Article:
Tom Gorzelanny isn't a household name -- not yet, anyway.
But if the Pirates left-hander continues to throw like he did on Monday night (and for most of this season), people should start to recognize his name soon.
"You've just got to tip your hat to ... I want to say his name, Gorzelanny?" Florida ace Dontrelle Willis told the Pittsburgh Post-Gazette after finding himself on the losing end of his counterpart's seven innings of shutout baseball. "He did a great job today. It was his night."
Willis wasn't the only one that wasn't sure who exactly had just shut the Marlins down.
"We're not scoring any runs," added Marlins manager Fredi Gonzalez. "We had a chance there, and he ... uh, how do you pronounce his name?"
With an ERA of 2.36 and five wins, Gorzelanny is among the league leaders in multiple categories, and he has gone seven innings in each of his last three starts and allowed a total of three runs over that span.
"Tom Gorzelanny has pitched terrific all year," said Pirates manager Jim Tracy. "He's throwing three pitches for strikes, hitting quality spots ... it's tough to deal with pitchers like that."
His teammates believe he's among the best left-handers in the league right now.
"No doubt," said reliever John Grabow. "He's got a great fastball, a good slider, a curveball and a changeup. He's mixing his pitches, and he's got deception, too. If you've got all that going for you from the left side, you can be pretty dominating."
"The numbers speak for themselves," added first baseman Ryan Doumit. "You look at his track record, and he did that every year in the Minor Leagues. What's to keep him from doing it up here?"
Gorzelanny is pleased with his results thus far, but he isn't going to get ahead of himself.
"I'll say this all year: This is my first full season in the bigs," Gorzelanny said. "I'm doing well, and I'm feeling happy about that. But the main thing is that there's still more work to be done. I've still got a long way to go. I'm far from established."
Furcal's streak is better than PlayStation: For the third straight game, Rafael Furcal posted a four-hit game Tuesday. That leaves him one game shy of tying an 82-year-old record. Former Brooklyn Dodger Milt Stock set the record with four straight four-hit games back in 1925.
Furcal also had two hits in the game before the streak started, giving him 14 hits in his last 16 at-bats.
"I can't do that on PlayStation," teammate Luis Gonzalez told the Los Angeles Times. "He's doing it in real life."
In four days, Furcal has raised his average 79 points to give him a .297 mark for the season.
"I don't worry about the first month of the season," Furcal said. "When you play 162 games, anything can happen. I don't think you can be in a 162-game struggle."
Furcal had three singles and a bases-clearing triple in the game.
"Right now, he's on fire," Dodgers manager Grady Little said. "You don't want to say too much or touch him too much."
A healthy Bonds is a homer-hitting Bonds: With 11 home runs in his first 33 games, Barry Bonds is off to a great start this season. If he keeps up this pace, Bonds could set the all-time home-run record before the All-Star game.
"It's pretty remarkable at 42 that he should be swinging the bat this well, but he's healthy," manager Bruce Bochy told the San Francisco Chronicle. "The swing is flawless, which is why he is able to do what he's doing. He's got good genes, but he's worked hard to be able to do what he's doing now."
Opponents are recognizing the folly in pitching to Bonds now. He had two intentional walks through April 26th. Since that time period he has 12 free passes.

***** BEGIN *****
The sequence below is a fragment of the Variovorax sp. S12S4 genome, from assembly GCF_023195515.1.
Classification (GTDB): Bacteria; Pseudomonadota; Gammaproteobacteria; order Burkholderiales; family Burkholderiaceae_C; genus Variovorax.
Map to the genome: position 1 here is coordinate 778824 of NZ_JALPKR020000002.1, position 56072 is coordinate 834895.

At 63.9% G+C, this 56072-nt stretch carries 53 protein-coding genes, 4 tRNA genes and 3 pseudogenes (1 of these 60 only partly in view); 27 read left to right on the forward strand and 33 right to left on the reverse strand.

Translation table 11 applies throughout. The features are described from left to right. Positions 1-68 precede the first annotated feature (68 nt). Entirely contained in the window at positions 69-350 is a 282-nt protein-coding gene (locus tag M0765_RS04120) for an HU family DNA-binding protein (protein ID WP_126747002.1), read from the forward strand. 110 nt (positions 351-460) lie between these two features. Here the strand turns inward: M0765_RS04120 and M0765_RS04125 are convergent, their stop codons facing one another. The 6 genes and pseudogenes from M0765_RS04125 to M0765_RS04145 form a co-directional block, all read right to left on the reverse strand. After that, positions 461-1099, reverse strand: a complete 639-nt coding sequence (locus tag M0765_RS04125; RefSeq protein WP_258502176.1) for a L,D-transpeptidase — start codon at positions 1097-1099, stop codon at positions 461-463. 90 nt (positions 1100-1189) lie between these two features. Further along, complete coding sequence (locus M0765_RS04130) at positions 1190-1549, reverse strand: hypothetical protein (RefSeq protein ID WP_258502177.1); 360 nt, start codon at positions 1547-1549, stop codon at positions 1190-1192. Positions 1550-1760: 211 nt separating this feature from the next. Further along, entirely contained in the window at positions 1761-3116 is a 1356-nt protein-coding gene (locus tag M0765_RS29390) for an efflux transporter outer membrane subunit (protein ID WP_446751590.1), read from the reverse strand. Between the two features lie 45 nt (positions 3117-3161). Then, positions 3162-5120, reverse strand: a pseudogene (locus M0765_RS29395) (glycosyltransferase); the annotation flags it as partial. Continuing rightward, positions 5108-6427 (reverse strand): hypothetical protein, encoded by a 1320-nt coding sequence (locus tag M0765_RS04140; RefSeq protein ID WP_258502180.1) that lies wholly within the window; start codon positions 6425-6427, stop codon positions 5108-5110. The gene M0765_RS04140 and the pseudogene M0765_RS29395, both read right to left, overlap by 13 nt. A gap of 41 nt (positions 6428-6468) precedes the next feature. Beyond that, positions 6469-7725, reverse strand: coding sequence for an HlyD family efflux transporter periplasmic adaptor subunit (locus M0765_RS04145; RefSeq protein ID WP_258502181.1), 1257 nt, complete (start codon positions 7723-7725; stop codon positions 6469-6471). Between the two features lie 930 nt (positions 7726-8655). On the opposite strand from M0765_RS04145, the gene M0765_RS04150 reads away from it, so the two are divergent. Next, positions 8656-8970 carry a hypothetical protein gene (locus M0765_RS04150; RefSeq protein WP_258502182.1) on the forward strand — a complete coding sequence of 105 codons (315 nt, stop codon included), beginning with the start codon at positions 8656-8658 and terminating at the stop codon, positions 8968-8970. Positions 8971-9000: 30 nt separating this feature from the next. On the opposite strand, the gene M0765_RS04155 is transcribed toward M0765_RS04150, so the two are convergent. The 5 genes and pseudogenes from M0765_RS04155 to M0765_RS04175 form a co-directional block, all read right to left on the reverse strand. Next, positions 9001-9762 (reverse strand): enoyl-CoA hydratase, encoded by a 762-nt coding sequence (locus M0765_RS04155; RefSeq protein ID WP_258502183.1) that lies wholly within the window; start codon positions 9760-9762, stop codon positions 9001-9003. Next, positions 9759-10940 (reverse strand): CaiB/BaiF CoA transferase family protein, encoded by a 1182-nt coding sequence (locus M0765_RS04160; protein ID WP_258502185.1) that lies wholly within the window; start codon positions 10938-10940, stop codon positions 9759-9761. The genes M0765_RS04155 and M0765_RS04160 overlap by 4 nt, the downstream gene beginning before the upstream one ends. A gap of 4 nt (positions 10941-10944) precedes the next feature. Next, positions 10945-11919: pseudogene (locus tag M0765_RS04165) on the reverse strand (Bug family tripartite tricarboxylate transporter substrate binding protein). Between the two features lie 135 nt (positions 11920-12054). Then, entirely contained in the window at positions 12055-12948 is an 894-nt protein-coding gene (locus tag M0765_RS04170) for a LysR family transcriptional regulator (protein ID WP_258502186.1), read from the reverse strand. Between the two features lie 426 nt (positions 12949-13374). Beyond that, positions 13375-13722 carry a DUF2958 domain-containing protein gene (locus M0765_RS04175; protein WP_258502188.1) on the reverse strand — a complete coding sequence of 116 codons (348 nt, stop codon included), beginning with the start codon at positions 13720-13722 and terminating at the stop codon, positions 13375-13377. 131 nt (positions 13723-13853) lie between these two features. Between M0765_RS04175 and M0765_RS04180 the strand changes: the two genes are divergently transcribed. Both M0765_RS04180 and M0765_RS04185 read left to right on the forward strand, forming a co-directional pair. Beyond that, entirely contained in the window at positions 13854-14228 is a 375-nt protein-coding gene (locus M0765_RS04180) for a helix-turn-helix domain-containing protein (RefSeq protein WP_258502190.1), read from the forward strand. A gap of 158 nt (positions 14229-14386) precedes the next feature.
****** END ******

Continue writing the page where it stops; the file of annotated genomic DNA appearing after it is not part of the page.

"My health is a lot better. My knees are a lot better. I feel a lot better, and obviously it's showing on the field," Bonds said.
The slugger credited stronger legs for his best performance since his MVP season of 2004.
"It's huge in baseball. Having the legs underneath you, that's the whole driving force of your power," Bonds said. "If you want to be consistent, you've got to have your legs under you."
Bonds had three surgeries on his right knee in 2005 and Dr. Arthur Ting, the surgeon who performed the operations, agreed that healthy legs are fueling Bonds' play this season.
"I think he was still recovering last year, and this year you see the results of him being able to train all offseason," Ting said. "The knee (injury) hindered his ability to train. If he couldn't run or jump or take a sustained impact, he couldn't be healthy enough to swing the bat. I've got to give him a lot of credit for his work ethic to come back."
Meanwhile, Dr. Bill Harrison, an optometrist who works with the Braves but who was with the Pirates when Bonds came up, credits the slugger's eyes for his performance.
"It was remarkable. The best eyes I ever saw," Harrison said. "He was so good, I left the area and went and told (general manager) Syd Thrift. I've seen thousands and thousands of players, and he was by far the best. When you have that tremendous vision, the ball slows down, and when the ball looks slow, you get a tremendous amount of confidence.
"With most older players, the ball looks like an aspirin tablet, and that's how they can lose their confidence. Barry's able to quickly recognize pitches and lay off them if he doesn't like them. It's about the ultimate hand-eye coordination. It's amazing he has retained it all these years."
Clemens readies for first Minor League start: Roger Clemens looked good during his first bullpen session Tuesday, throwing 71 pitches. The veteran right-hander is scheduled to make his first Minor League start on Friday for Single-A Tampa, Newsday reported.
During his throwing sessions, Clemens threw his two-seam and four-seam fastballs as well as his slider and split-finger fastball.
"He was on the money," said Yankees minor leaguer James LaSala, who caught Clemens. "Great stuff. Great command."
While in Tampa, Clemens has taken the time to talk about mechanics to several Minor League pitchers, including Phil Hughes, Jeff Karstens and Joba Chamberlain.